Hauser, who has turned in some great supporting performances, most notably in 2017’s I, Tonya, brings this simple man to life. Jewell is a stickler for the rules and is submissive to anyone in law enforcement. He rarely gets angry, despite his life being slowly destroyed around him. Eastwood, who has wanted to bring this story to life for years, doesn’t paint Jewell as the perfect person. While he is heroic and good natured, Eastwood really brings out the oddities and strangeness of the man. He can be a bit annoying at times. As the story progresses, Hauser brings more humanity to the character and makes him have far more depth. The character is incredibly hard to play, but Hauser brings out the best and worst of Jewell. One of the better parts of Jewell is the relationship to his mother, played by Kathy Bates. A father figure is nowhere in sight, and we get the sense that it has been them two for a long time. Jewell is very protective of her. As the investigation proceeds, their relationship starts to become tested, as does her faith in her son. See, Jewell rolls over far too easily for anyone who is higher status than him out of respect. It is even more evidence that a male authority figure has been absent in their lives. Barbara starts to get frustrated with her son playing by the rules, which causes everyone else around him to constantly take advantage of him. This is where Watson comes in. He guides Jewell through the entire investigation, while being the father figure he never had, despite being around the same age. Even Barbara utters to her son, “you’ve got yourself a great lawyer here, Richard.” Sam Rockwell adds so much spark to Watson. Some of the most hilarious parts come from Jewell opening his mouth, when being told not to talk, to which Watson shoots him a disapproving look or smart ass comment.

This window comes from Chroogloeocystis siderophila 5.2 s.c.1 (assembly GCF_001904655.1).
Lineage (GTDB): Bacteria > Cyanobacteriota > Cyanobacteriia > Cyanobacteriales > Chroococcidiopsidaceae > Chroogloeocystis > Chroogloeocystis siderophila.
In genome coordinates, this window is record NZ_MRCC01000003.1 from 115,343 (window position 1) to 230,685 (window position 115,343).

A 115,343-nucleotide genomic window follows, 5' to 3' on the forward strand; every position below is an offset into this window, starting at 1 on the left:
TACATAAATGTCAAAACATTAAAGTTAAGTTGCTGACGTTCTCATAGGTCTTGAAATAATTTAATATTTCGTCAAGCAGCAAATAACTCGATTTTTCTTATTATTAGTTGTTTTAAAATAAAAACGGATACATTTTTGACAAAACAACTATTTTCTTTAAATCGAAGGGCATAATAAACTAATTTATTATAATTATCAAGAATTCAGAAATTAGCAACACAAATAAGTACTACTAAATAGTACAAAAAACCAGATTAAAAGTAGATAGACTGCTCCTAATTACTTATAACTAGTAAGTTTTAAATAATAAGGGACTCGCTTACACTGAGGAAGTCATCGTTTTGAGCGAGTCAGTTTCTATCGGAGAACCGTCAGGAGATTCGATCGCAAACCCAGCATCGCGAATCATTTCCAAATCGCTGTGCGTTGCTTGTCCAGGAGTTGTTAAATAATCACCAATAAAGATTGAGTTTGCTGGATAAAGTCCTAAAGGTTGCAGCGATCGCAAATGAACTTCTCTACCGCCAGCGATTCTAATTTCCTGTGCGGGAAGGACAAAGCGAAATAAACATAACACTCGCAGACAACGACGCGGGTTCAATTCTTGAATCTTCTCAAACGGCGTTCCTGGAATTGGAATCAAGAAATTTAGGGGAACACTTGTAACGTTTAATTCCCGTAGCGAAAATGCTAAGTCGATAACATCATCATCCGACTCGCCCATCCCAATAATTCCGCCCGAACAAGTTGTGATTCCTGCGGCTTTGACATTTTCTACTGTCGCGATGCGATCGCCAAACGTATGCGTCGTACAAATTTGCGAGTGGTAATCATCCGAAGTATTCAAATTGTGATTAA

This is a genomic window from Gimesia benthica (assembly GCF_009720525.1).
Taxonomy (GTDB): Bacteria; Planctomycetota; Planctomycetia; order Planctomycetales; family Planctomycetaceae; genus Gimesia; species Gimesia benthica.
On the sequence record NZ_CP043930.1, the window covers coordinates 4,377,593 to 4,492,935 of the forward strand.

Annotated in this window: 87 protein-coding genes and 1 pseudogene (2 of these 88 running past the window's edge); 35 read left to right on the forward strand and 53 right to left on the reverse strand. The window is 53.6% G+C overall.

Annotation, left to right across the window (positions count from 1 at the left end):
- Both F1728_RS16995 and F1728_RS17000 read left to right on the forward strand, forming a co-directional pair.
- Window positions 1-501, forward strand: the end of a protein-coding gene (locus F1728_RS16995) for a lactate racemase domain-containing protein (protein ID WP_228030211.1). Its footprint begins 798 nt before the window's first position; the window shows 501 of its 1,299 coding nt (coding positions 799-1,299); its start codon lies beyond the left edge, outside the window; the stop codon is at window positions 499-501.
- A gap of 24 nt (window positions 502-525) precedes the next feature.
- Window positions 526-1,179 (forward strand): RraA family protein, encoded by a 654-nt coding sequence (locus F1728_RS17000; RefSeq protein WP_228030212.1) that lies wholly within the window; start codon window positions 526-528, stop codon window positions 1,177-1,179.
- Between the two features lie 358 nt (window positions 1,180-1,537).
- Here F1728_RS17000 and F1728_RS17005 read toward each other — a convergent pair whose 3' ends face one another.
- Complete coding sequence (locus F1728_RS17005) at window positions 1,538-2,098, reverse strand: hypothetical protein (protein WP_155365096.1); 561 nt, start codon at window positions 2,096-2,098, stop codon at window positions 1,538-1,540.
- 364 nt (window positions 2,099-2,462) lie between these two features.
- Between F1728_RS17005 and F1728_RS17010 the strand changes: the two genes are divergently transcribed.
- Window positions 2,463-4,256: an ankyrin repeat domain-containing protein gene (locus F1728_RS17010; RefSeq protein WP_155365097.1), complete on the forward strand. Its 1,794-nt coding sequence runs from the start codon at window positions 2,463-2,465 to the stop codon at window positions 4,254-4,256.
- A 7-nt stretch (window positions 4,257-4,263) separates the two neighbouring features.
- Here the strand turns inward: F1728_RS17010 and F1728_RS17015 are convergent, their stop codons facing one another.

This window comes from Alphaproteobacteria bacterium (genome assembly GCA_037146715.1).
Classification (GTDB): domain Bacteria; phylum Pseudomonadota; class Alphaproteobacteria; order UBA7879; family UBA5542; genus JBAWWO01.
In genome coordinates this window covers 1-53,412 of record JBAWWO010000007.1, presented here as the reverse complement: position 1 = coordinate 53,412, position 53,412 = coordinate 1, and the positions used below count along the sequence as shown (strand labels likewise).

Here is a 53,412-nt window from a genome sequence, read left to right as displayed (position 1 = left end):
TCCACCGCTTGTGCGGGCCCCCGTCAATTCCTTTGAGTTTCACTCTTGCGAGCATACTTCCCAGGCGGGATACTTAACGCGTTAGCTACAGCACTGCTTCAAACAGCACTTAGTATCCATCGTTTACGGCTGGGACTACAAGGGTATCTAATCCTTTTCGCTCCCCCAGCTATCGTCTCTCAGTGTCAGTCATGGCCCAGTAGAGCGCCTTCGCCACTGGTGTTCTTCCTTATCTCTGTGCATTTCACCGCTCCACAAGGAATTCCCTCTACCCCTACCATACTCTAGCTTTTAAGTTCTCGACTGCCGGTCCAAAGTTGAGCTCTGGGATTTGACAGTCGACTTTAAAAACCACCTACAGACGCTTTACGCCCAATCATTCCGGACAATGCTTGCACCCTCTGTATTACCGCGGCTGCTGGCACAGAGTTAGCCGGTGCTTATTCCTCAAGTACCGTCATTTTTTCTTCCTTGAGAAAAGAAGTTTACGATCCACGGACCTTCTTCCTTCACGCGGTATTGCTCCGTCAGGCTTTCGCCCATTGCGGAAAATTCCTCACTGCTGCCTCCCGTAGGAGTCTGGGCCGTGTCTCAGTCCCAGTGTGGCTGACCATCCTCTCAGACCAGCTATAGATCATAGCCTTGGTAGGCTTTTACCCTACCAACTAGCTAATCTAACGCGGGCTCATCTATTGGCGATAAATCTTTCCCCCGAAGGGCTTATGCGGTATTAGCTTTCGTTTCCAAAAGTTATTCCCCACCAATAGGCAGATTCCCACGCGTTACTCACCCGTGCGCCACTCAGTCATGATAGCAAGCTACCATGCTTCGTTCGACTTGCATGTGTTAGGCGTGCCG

Through much of this film, you will be shocked about how far Tom Shaw goes to place this crime on Jewell. Jon Hamm has two modes as an actor, the strong handsome alpha, which he used to play Don Draper on Mad Men, and the hilarious comedic actor who seems like someone who would get beaten up by the Draper persona. Obviously, here, he is the former. Shaw is a complete douchebag who preys on Jewell’s good nature. He is one of the opposing forces that Jewell must face in the film.
Where the film goes off the rails, and almost ruins the other well played parts, is its depiction of the character of Kathy Scruggs. Scruggs was the one who leaked the fact that Jewell was being investigated by the FBI and started this shit storm. Since the film’s release, Eastwood has come under fire with how Scruggs is portrayed. Critics have said that he is doing the exact thing to Scruggs, who passed over a decade ago, that she and the FBI did to Jewell. The family of Scruggs is rightfully upset that artistic liberties have been taken. That said, looking at it as a film critic, the performance and direction of the character is shockingly bad. Olivia Wilde’s performance is Razzie worthy and feels like it belongs in a parody film. It is so incredibly over the top to the point that I was expecting Wilde to grow a mustache and start to twiddle it. Eastwood, a known Libertarian and supporter of Trump, doesn’t have a high view of the press so he wanted to stick it to them in making this film. That is all fair, since the press did screw Jewell, but there is a difference with writing and directing a well-developed antagonist and another with something so blatantly obvious to your own personal feelings. That is the character of Scruggs in this film, and every time she is on screen, the film’s quality plummets.
Richard Jewell’s story reminds me of the quote from Alan Moore’s Watchmen that states about its superheroes “…the Watchmen watch us. Who watches the Watchmen?” This can be both applied to the press and FBI in this film, and also Eastwood. His bias against the press, and handling of Scruggs, knocked down a project that should’ve been a home-run, but despite their director’s choices, it is the cast, outside of Wilde, who save this one.
I am giving Richard Jewell a 3.5 out of 5 Hairpieces!